It is on the basis of contract law that accounts receivable are collected pursuant to litigation. In any services arrangement between parties there is either a written or a verbal agreement for one party to provide what is often professional services to another. When this relationship to render services is entered into, a contract exists between the parties. In any services agreement a written contract is preferable so that the terms such as price and quantity or quality may be determined by reference to the contract. Otherwise, a simple verbal agreement leaves details and terms to memory which may be disputed if litigated. A written contract specifically sets forth all terms in stone. Nothing may be added or deleted from the written contract except by agreement.
Courts regularly enforce contract terms against a party in breach of the contract. Often summary judgment may be rendered in litigation where the breach is not disputed and it is obvious to the judge as to what has occurred. This cuts short the need for trial of the matter to obtain a judgment. In more complicated cases trial may be required. For accounts untimely and unpaid, a breach of contract has occurred and a plaintiff may seek money damages for amounts owing, plus attorney’s fees, if allowed in the agreement, and costs of court. For these accounts owing, judgment is the likely outcome in favor of the plaintiff.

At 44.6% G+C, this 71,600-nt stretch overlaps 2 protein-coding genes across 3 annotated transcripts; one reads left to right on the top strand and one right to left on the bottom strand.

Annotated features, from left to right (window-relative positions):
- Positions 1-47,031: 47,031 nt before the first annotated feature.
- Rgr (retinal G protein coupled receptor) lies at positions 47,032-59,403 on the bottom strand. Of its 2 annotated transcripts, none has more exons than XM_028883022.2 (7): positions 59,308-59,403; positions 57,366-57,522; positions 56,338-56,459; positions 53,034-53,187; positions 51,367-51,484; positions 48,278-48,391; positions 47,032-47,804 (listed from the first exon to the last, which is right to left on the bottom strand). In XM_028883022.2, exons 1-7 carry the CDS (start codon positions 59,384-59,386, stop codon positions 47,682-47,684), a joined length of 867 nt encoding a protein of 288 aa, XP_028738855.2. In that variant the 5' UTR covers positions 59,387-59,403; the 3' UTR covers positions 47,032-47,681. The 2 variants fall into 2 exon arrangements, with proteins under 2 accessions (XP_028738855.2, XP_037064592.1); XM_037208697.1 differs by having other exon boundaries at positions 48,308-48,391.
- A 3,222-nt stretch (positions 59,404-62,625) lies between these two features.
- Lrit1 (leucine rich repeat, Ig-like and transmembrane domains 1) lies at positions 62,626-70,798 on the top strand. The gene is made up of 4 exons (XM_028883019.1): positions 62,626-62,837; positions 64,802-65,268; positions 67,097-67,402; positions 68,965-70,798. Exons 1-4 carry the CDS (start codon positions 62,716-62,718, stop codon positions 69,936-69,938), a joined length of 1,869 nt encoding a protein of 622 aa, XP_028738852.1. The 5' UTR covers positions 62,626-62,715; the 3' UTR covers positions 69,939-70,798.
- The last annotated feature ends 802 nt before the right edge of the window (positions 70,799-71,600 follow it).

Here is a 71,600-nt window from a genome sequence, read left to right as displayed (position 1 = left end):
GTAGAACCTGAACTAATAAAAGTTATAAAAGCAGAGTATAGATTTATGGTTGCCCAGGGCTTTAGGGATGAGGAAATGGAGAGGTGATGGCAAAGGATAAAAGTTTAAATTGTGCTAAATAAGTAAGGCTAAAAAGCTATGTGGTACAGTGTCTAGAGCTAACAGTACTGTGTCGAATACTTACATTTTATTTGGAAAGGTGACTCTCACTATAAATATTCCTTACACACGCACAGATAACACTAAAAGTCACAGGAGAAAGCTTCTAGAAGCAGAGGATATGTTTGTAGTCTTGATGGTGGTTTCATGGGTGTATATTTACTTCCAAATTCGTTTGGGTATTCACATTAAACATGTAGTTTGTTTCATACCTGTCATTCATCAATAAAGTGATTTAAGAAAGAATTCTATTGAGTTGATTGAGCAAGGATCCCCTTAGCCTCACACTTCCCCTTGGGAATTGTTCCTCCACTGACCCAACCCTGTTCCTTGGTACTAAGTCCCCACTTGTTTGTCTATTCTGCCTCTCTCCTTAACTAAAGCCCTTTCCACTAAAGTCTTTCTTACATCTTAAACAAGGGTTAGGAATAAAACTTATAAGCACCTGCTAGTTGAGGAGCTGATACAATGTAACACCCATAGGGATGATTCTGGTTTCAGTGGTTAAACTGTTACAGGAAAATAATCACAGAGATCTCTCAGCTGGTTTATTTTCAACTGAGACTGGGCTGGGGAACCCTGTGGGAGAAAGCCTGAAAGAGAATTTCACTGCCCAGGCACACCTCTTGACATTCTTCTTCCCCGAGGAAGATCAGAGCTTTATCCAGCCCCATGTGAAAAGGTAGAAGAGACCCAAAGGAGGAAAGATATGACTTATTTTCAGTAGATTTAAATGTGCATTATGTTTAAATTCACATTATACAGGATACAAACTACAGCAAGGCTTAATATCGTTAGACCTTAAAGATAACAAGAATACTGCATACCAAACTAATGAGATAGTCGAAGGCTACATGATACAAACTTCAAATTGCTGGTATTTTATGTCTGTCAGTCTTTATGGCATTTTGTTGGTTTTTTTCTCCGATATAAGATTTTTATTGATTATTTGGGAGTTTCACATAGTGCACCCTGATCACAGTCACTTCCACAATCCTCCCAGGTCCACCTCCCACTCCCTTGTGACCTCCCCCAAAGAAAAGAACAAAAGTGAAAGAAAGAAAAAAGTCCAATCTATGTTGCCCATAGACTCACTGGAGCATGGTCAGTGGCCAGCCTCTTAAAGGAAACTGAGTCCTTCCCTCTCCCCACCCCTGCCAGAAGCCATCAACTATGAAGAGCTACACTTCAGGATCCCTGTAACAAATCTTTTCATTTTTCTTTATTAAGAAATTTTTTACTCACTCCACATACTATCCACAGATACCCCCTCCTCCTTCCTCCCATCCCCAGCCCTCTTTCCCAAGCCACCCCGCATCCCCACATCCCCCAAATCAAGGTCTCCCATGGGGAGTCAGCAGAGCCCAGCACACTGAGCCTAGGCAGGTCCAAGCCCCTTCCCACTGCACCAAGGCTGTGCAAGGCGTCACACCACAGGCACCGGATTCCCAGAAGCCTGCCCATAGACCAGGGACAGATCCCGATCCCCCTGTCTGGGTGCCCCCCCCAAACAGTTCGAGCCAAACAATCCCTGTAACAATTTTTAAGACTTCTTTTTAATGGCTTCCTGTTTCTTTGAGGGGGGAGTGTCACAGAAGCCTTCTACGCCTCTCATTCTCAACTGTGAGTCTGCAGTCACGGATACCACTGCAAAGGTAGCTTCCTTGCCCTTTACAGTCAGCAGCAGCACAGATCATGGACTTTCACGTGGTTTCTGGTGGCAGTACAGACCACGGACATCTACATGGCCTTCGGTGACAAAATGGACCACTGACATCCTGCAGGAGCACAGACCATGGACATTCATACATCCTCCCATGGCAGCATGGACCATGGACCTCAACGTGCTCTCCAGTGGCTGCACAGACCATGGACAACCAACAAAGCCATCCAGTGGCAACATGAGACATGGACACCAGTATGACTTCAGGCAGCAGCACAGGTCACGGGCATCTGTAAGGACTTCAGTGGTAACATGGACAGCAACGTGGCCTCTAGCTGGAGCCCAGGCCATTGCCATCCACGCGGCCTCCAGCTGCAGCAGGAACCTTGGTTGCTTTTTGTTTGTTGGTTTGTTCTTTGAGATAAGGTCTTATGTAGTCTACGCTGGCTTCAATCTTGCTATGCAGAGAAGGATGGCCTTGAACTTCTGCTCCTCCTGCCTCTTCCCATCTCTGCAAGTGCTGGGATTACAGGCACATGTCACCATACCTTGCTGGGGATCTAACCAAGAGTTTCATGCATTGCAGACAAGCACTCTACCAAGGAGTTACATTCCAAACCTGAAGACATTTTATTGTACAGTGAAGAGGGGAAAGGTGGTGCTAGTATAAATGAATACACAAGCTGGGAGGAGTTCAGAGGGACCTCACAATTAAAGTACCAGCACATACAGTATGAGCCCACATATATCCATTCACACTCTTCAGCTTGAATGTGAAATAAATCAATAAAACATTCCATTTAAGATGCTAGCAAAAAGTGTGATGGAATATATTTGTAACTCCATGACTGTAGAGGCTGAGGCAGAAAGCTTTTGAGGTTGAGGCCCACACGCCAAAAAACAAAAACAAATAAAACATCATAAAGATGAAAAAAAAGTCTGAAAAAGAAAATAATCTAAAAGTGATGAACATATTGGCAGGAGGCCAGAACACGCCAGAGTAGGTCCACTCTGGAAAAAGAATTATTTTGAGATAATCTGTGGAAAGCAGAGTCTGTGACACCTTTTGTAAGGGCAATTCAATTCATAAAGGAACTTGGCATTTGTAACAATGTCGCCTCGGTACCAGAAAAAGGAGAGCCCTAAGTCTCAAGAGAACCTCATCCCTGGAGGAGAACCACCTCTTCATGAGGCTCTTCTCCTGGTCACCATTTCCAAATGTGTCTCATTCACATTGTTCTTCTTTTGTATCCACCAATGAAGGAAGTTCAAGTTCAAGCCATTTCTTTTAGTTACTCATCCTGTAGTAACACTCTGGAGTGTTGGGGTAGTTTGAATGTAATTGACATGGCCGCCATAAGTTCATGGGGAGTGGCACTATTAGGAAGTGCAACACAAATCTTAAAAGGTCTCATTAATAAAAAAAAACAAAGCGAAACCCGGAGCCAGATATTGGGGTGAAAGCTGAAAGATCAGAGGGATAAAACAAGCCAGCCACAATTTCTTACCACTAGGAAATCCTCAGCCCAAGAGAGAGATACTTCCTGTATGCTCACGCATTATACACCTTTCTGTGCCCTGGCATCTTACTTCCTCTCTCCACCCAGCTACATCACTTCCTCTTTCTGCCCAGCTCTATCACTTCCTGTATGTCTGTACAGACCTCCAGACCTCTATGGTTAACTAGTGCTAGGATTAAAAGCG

Execution on a judgment is allowed by the court. This occurs where assets or money in the bank or other financial deposits of the defendant are levied and attached by a local constable to satisfy and pay the amount of the judgment. All assets of the defendant are available to pay the judgment except for exempt assets provided for the debtor’s benefit in the homestead exemption law of Utah.